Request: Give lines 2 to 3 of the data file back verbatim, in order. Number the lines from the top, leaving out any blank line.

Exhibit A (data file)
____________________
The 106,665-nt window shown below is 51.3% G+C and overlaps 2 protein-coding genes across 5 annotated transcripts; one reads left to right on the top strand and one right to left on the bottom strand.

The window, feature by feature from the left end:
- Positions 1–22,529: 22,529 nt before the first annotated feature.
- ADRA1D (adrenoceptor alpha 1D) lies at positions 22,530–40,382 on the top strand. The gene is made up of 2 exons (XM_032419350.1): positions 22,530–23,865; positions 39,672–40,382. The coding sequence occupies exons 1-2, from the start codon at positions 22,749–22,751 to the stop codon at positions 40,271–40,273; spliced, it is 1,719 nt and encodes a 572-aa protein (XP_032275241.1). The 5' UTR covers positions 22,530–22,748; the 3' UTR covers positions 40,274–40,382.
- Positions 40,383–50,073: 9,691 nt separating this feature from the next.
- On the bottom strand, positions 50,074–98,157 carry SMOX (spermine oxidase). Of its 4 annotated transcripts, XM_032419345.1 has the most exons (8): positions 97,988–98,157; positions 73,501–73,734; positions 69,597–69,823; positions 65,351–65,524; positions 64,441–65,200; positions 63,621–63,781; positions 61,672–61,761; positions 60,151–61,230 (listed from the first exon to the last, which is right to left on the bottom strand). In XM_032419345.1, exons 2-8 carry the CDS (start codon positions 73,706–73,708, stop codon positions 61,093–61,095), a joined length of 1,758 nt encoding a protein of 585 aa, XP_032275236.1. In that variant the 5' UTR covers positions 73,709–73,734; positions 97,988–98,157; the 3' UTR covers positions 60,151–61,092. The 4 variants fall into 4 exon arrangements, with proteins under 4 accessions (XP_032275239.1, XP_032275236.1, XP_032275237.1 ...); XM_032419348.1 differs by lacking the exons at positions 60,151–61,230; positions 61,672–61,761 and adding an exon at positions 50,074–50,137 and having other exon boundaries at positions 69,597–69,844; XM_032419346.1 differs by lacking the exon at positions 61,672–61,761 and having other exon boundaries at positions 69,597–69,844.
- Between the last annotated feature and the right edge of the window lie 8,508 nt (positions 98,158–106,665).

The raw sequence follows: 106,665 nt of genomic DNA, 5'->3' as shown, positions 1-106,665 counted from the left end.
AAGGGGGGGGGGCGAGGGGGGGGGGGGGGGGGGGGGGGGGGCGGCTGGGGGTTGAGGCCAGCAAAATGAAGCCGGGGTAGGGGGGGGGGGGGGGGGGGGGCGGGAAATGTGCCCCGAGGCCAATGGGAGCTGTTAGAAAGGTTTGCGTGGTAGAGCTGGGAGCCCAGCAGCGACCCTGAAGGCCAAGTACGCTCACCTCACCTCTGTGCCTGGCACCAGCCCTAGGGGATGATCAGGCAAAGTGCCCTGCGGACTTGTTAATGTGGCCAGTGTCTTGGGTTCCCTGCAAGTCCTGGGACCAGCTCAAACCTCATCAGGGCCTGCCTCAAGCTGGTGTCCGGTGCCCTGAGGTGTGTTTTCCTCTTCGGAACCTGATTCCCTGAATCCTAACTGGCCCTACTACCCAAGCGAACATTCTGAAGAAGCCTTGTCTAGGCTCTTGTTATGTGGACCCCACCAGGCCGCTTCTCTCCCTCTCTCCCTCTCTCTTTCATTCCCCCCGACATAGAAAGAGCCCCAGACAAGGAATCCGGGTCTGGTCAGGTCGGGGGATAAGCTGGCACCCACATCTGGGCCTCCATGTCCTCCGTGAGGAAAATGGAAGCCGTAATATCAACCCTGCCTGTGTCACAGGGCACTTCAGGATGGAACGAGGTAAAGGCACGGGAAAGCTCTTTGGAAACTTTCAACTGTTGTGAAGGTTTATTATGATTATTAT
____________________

The window, feature by feature from the left end:
- Positions 1–22,529: 22,529 nt before the first annotated feature.